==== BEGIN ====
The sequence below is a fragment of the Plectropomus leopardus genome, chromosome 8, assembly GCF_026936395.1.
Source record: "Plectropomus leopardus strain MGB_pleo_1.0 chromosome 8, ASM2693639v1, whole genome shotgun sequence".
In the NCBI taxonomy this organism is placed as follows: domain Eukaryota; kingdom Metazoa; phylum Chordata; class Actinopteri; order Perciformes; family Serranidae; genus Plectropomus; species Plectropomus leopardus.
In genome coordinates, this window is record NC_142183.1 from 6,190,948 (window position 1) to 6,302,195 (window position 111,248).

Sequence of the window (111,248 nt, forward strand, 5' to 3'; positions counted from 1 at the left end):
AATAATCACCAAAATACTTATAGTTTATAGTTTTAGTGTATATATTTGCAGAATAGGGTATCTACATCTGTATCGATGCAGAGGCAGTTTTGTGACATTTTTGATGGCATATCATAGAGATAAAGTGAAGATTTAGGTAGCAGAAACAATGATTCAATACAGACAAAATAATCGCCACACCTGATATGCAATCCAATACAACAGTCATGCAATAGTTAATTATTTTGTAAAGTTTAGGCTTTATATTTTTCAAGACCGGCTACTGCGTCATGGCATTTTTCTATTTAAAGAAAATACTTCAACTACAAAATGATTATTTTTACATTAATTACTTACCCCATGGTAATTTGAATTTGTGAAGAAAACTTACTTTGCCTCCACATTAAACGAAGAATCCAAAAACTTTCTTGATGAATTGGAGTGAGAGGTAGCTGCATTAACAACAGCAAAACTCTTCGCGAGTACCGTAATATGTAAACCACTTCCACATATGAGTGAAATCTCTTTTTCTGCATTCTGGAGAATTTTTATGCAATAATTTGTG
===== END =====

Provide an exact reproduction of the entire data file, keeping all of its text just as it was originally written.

The sequence below is a fragment of the Plectropomus leopardus genome, chromosome 8, assembly GCF_026936395.1.
Source record: "Plectropomus leopardus strain MGB_pleo_1.0 chromosome 8, ASM2693639v1, whole genome shotgun sequence".
In the NCBI taxonomy this organism is placed as follows: domain Eukaryota; kingdom Metazoa; phylum Chordata; class Actinopteri; order Perciformes; family Serranidae; genus Plectropomus; species Plectropomus leopardus.
In genome coordinates, this window is record NC_142183.1 from 6,190,948 (window position 1) to 6,302,195 (window position 111,248).

Sequence of the window (111,248 nt, forward strand, 5' to 3'; positions counted from 1 at the left end):
AATAATCACCAAAATACTTATAGTTTATAGTTTTAGTGTATATATTTGCAGAATAGGGTATCTACATCTGTATCGATGCAGAGGCAGTTTTGTGACATTTTTGATGGCATATCATAGAGATAAAGTGAAGATTTAGGTAGCAGAAACAATGATTCAATACAGACAAAATAATCGCCACACCTGATATGCAATCCAATACAACAGTCATGCAATAGTTAATTATTTTGTAAAGTTTAGGCTTTATATTTTTCAAGACCGGCTACTGCGTCATGGCATTTTTCTATTTAAAGAAAATACTTCAACTACAAAATGATTATTTTTACATTAATTACTTACCCCATGGTAATTTGAATTTGTGAAGAAAACTTACTTTGCCTCCACATTAAACGAAGAATCCAAAAACTTTCTTGATGAATTGGAGTGAGAGGTAGCTGCATTAACAACAGCAAAACTCTTCGCGAGTACCGTAATATGTAAACCACTTCCACATATGAGTGAAATCTCTTTTTCTGCATTCTGGAGAATTTTTATGCAATAATTTGTG